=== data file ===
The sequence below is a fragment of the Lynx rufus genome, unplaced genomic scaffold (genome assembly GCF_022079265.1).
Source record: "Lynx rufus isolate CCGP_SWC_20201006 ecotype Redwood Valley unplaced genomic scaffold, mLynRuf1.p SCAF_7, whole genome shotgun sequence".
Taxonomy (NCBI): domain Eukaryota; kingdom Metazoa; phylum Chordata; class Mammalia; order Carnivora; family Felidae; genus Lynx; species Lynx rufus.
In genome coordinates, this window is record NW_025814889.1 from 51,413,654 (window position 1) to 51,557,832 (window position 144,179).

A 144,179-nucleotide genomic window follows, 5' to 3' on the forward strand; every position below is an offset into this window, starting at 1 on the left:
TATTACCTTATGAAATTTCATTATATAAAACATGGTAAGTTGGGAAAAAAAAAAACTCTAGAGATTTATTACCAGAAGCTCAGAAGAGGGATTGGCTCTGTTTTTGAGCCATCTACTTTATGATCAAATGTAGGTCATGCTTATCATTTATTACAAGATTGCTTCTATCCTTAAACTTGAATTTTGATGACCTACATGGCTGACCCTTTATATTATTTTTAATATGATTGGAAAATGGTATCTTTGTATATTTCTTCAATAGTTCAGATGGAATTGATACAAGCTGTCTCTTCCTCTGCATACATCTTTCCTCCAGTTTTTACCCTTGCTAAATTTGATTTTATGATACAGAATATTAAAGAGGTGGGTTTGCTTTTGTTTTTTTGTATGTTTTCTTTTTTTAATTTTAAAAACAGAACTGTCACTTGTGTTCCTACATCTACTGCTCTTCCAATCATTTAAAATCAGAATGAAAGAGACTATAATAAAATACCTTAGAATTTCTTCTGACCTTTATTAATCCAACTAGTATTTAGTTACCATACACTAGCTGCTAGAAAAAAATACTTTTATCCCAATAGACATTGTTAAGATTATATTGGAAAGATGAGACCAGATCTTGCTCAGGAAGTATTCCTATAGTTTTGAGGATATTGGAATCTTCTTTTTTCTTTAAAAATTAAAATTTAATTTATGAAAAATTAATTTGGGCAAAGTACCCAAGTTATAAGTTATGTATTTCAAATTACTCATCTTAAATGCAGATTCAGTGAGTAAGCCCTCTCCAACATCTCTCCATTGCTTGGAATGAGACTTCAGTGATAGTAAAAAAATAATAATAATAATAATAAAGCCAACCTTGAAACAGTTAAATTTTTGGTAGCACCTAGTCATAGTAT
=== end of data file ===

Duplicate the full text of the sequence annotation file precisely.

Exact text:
The sequence below is a fragment of the Lynx rufus genome, unplaced genomic scaffold (genome assembly GCF_022079265.1).
Source record: "Lynx rufus isolate CCGP_SWC_20201006 ecotype Redwood Valley unplaced genomic scaffold, mLynRuf1.p SCAF_7, whole genome shotgun sequence".
Taxonomy (NCBI): domain Eukaryota; kingdom Metazoa; phylum Chordata; class Mammalia; order Carnivora; family Felidae; genus Lynx; species Lynx rufus.
In genome coordinates, this window is record NW_025814889.1 from 51,413,654 (window position 1) to 51,557,832 (window position 144,179).

A 144,179-nucleotide genomic window follows, 5' to 3' on the forward strand; every position below is an offset into this window, starting at 1 on the left:
TATTACCTTATGAAATTTCATTATATAAAACATGGTAAGTTGGGAAAAAAAAAAACTCTAGAGATTTATTACCAGAAGCTCAGAAGAGGGATTGGCTCTGTTTTTGAGCCATCTACTTTATGATCAAATGTAGGTCATGCTTATCATTTATTACAAGATTGCTTCTATCCTTAAACTTGAATTTTGATGACCTACATGGCTGACCCTTTATATTATTTTTAATATGATTGGAAAATGGTATCTTTGTATATTTCTTCAATAGTTCAGATGGAATTGATACAAGCTGTCTCTTCCTCTGCATACATCTTTCCTCCAGTTTTTACCCTTGCTAAATTTGATTTTATGATACAGAATATTAAAGAGGTGGGTTTGCTTTTGTTTTTTTGTATGTTTTCTTTTTTTAATTTTAAAAACAGAACTGTCACTTGTGTTCCTACATCTACTGCTCTTCCAATCATTTAAAATCAGAATGAAAGAGACTATAATAAAATACCTTAGAATTTCTTCTGACCTTTATTAATCCAACTAGTATTTAGTTACCATACACTAGCTGCTAGAAAAAAATACTTTTATCCCAATAGACATTGTTAAGATTATATTGGAAAGATGAGACCAGATCTTGCTCAGGAAGTATTCCTATAGTTTTGAGGATATTGGAATCTTCTTTTTTCTTTAAAAATTAAAATTTAATTTATGAAAAATTAATTTGGGCAAAGTACCCAAGTTATAAGTTATGTATTTCAAATTACTCATCTTAAATGCAGATTCAGTGAGTAAGCCCTCTCCAACATCTCTCCATTGCTTGGAATGAGACTTCAGTGATAGTAAAAAAATAATAATAATAATAATAAAGCCAACCTTGAAACAGTTAAATTTTTGGTAGCACCTAGTCATAGTAT